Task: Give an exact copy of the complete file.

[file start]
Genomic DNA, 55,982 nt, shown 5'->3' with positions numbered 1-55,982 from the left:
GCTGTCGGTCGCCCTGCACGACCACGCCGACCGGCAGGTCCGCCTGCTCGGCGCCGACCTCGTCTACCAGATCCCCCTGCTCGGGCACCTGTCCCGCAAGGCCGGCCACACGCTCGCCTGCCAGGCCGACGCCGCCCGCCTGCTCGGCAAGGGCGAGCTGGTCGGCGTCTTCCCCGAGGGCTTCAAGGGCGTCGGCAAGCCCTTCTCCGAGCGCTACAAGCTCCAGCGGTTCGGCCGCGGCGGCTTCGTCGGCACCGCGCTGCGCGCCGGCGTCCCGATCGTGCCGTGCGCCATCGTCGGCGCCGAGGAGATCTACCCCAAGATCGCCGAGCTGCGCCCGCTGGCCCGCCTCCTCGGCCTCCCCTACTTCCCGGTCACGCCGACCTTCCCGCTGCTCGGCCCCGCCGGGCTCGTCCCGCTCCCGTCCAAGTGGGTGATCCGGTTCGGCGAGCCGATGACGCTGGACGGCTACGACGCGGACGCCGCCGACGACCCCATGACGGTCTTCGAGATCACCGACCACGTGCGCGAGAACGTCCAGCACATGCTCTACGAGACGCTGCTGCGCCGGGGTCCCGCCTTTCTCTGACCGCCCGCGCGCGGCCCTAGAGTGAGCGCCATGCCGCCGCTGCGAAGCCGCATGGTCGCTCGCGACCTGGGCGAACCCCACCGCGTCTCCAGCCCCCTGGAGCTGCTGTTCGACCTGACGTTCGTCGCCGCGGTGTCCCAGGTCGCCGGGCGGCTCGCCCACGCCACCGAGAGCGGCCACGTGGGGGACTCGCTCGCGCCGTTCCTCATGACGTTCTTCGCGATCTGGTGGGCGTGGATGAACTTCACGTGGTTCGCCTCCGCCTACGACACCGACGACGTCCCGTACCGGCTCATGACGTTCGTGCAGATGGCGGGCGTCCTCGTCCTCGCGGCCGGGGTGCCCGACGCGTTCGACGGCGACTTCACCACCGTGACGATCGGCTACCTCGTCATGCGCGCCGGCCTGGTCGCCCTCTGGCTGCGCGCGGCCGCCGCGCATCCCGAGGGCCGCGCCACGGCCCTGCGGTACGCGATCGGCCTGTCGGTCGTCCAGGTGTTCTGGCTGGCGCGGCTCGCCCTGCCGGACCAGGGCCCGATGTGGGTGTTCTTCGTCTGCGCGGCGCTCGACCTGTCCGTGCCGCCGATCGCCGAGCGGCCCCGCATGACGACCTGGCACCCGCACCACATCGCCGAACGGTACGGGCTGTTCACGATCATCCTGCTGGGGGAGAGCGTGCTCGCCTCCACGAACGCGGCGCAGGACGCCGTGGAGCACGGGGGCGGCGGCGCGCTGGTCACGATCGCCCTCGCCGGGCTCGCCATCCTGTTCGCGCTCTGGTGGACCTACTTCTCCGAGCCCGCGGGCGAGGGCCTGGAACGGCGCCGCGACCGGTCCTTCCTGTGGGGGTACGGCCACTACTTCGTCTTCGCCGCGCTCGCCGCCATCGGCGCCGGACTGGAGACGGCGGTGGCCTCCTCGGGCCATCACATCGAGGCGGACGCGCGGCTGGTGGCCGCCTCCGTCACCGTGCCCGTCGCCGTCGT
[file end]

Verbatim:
Genomic DNA, 55,982 nt, shown 5'->3' with positions numbered 1-55,982 from the left:
GCTGTCGGTCGCCCTGCACGACCACGCCGACCGGCAGGTCCGCCTGCTCGGCGCCGACCTCGTCTACCAGATCCCCCTGCTCGGGCACCTGTCCCGCAAGGCCGGCCACACGCTCGCCTGCCAGGCCGACGCCGCCCGCCTGCTCGGCAAGGGCGAGCTGGTCGGCGTCTTCCCCGAGGGCTTCAAGGGCGTCGGCAAGCCCTTCTCCGAGCGCTACAAGCTCCAGCGGTTCGGCCGCGGCGGCTTCGTCGGCACCGCGCTGCGCGCCGGCGTCCCGATCGTGCCGTGCGCCATCGTCGGCGCCGAGGAGATCTACCCCAAGATCGCCGAGCTGCGCCCGCTGGCCCGCCTCCTCGGCCTCCCCTACTTCCCGGTCACGCCGACCTTCCCGCTGCTCGGCCCCGCCGGGCTCGTCCCGCTCCCGTCCAAGTGGGTGATCCGGTTCGGCGAGCCGATGACGCTGGACGGCTACGACGCGGACGCCGCCGACGACCCCATGACGGTCTTCGAGATCACCGACCACGTGCGCGAGAACGTCCAGCACATGCTCTACGAGACGCTGCTGCGCCGGGGTCCCGCCTTTCTCTGACCGCCCGCGCGCGGCCCTAGAGTGAGCGCCATGCCGCCGCTGCGAAGCCGCATGGTCGCTCGCGACCTGGGCGAACCCCACCGCGTCTCCAGCCCCCTGGAGCTGCTGTTCGACCTGACGTTCGTCGCCGCGGTGTCCCAGGTCGCCGGGCGGCTCGCCCACGCCACCGAGAGCGGCCACGTGGGGGACTCGCTCGCGCCGTTCCTCATGACGTTCTTCGCGATCTGGTGGGCGTGGATGAACTTCACGTGGTTCGCCTCCGCCTACGACACCGACGACGTCCCGTACCGGCTCATGACGTTCGTGCAGATGGCGGGCGTCCTCGTCCTCGCGGCCGGGGTGCCCGACGCGTTCGACGGCGACTTCACCACCGTGACGATCGGCTACCTCGTCATGCGCGCCGGCCTGGTCGCCCTCTGGCTGCGCGCGGCCGCCGCGCATCCCGAGGGCCGCGCCACGGCCCTGCGGTACGCGATCGGCCTGTCGGTCGTCCAGGTGTTCTGGCTGGCGCGGCTCGCCCTGCCGGACCAGGGCCCGATGTGGGTGTTCTTCGTCTGCGCGGCGCTCGACCTGTCCGTGCCGCCGATCGCCGAGCGGCCCCGCATGACGACCTGGCACCCGCACCACATCGCCGAACGGTACGGGCTGTTCACGATCATCCTGCTGGGGGAGAGCGTGCTCGCCTCCACGAACGCGGCGCAGGACGCCGTGGAGCACGGGGGCGGCGGCGCGCTGGTCACGATCGCCCTCGCCGGGCTCGCCATCCTGTTCGCGCTCTGGTGGACCTACTTCTCCGAGCCCGCGGGCGAGGGCCTGGAACGGCGCCGCGACCGGTCCTTCCTGTGGGGGTACGGCCACTACTTCGTCTTCGCCGCGCTCGCCGCCATCGGCGCCGGACTGGAGACGGCGGTGGCCTCCTCGGGCCATCACATCGAGGCGGACGCGCGGCTGGTGGCCGCCTCCGTCACCGTGCCCGTCGCCGTCGT